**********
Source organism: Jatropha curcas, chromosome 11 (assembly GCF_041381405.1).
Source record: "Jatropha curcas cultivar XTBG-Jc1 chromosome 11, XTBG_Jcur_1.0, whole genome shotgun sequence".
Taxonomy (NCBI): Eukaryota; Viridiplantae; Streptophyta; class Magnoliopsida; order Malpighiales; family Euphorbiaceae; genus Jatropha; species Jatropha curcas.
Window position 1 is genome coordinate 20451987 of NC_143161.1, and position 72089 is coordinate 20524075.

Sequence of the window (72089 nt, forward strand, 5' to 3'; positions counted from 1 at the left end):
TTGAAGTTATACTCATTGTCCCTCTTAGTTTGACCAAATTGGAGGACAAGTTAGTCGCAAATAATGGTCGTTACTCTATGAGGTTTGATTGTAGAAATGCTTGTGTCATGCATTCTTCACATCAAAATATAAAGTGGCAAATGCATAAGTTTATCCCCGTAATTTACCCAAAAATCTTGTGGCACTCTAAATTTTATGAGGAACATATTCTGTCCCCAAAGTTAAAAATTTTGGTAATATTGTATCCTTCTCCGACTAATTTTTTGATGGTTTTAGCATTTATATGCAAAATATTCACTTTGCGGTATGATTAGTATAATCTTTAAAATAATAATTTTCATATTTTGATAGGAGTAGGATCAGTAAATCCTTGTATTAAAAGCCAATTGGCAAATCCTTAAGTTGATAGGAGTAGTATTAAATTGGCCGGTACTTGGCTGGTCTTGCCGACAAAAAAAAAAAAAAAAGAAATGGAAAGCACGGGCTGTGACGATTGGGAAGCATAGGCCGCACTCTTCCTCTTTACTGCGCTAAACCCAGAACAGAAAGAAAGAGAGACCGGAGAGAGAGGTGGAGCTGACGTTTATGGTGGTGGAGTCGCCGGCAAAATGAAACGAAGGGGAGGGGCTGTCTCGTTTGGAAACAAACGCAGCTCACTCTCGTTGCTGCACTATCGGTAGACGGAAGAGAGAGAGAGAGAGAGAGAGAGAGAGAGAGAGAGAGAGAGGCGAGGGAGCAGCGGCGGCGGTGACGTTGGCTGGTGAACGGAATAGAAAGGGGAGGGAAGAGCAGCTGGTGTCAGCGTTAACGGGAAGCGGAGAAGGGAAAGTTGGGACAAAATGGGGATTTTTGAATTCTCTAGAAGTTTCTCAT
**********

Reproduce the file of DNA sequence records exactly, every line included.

Source organism: Jatropha curcas, chromosome 11 (assembly GCF_041381405.1).
Source record: "Jatropha curcas cultivar XTBG-Jc1 chromosome 11, XTBG_Jcur_1.0, whole genome shotgun sequence".
Taxonomy (NCBI): Eukaryota; Viridiplantae; Streptophyta; class Magnoliopsida; order Malpighiales; family Euphorbiaceae; genus Jatropha; species Jatropha curcas.
Window position 1 is genome coordinate 20451987 of NC_143161.1, and position 72089 is coordinate 20524075.

Sequence of the window (72089 nt, forward strand, 5' to 3'; positions counted from 1 at the left end):
TTGAAGTTATACTCATTGTCCCTCTTAGTTTGACCAAATTGGAGGACAAGTTAGTCGCAAATAATGGTCGTTACTCTATGAGGTTTGATTGTAGAAATGCTTGTGTCATGCATTCTTCACATCAAAATATAAAGTGGCAAATGCATAAGTTTATCCCCGTAATTTACCCAAAAATCTTGTGGCACTCTAAATTTTATGAGGAACATATTCTGTCCCCAAAGTTAAAAATTTTGGTAATATTGTATCCTTCTCCGACTAATTTTTTGATGGTTTTAGCATTTATATGCAAAATATTCACTTTGCGGTATGATTAGTATAATCTTTAAAATAATAATTTTCATATTTTGATAGGAGTAGGATCAGTAAATCCTTGTATTAAAAGCCAATTGGCAAATCCTTAAGTTGATAGGAGTAGTATTAAATTGGCCGGTACTTGGCTGGTCTTGCCGACAAAAAAAAAAAAAAAAGAAATGGAAAGCACGGGCTGTGACGATTGGGAAGCATAGGCCGCACTCTTCCTCTTTACTGCGCTAAACCCAGAACAGAAAGAAAGAGAGACCGGAGAGAGAGGTGGAGCTGACGTTTATGGTGGTGGAGTCGCCGGCAAAATGAAACGAAGGGGAGGGGCTGTCTCGTTTGGAAACAAACGCAGCTCACTCTCGTTGCTGCACTATCGGTAGACGGAAGAGAGAGAGAGAGAGAGAGAGAGAGAGAGAGAGAGAGAGAGGCGAGGGAGCAGCGGCGGCGGTGACGTTGGCTGGTGAACGGAATAGAAAGGGGAGGGAAGAGCAGCTGGTGTCAGCGTTAACGGGAAGCGGAGAAGGGAAAGTTGGGACAAAATGGGGATTTTTGAATTCTCTAGAAGTTTCTCAT